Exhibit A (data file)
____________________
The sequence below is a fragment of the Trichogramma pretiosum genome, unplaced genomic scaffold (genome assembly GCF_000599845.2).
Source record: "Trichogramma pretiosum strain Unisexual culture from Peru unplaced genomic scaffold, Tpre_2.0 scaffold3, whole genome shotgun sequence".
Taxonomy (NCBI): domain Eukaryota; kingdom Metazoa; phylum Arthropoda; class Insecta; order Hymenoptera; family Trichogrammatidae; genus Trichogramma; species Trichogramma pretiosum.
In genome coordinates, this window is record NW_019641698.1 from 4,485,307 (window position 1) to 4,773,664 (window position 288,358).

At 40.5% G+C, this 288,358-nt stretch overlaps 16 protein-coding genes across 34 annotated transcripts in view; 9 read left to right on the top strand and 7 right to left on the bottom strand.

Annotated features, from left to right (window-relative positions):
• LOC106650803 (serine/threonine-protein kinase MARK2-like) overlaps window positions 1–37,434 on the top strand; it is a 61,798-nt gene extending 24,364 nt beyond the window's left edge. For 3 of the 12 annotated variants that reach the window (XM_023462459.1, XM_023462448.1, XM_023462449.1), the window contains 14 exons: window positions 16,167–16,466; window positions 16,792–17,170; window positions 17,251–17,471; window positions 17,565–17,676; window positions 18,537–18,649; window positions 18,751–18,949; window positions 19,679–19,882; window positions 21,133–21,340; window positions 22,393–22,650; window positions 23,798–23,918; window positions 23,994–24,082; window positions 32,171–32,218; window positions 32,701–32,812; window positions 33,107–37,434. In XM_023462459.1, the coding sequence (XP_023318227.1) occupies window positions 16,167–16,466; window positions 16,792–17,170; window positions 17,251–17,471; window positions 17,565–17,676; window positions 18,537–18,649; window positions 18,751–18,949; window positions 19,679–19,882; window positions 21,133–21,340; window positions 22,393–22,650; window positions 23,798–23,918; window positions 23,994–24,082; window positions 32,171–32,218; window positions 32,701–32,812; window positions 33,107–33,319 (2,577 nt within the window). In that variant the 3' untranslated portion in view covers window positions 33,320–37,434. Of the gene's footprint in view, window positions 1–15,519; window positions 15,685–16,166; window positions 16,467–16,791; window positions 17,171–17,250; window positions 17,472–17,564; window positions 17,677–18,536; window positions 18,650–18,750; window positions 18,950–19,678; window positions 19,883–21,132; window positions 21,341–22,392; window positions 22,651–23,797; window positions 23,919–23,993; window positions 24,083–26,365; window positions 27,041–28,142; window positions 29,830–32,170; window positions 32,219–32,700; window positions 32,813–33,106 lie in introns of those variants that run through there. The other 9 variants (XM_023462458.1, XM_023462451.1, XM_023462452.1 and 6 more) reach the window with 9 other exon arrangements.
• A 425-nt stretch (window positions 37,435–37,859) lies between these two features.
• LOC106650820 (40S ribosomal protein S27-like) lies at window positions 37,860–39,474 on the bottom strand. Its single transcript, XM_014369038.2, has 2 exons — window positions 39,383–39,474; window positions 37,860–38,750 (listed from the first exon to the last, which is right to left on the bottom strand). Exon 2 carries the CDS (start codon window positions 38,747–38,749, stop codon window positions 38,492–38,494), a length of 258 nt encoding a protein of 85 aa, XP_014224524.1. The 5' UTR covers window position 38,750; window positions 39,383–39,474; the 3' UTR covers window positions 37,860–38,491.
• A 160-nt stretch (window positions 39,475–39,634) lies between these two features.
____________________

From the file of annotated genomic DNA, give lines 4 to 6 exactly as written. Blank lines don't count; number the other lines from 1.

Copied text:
In genome coordinates, this window is record NW_019641698.1 from 4,485,307 (window position 1) to 4,773,664 (window position 288,358).

At 40.5% G+C, this 288,358-nt stretch overlaps 16 protein-coding genes across 34 annotated transcripts in view; 9 read left to right on the top strand and 7 right to left on the bottom strand.

Annotated features, from left to right (window-relative positions):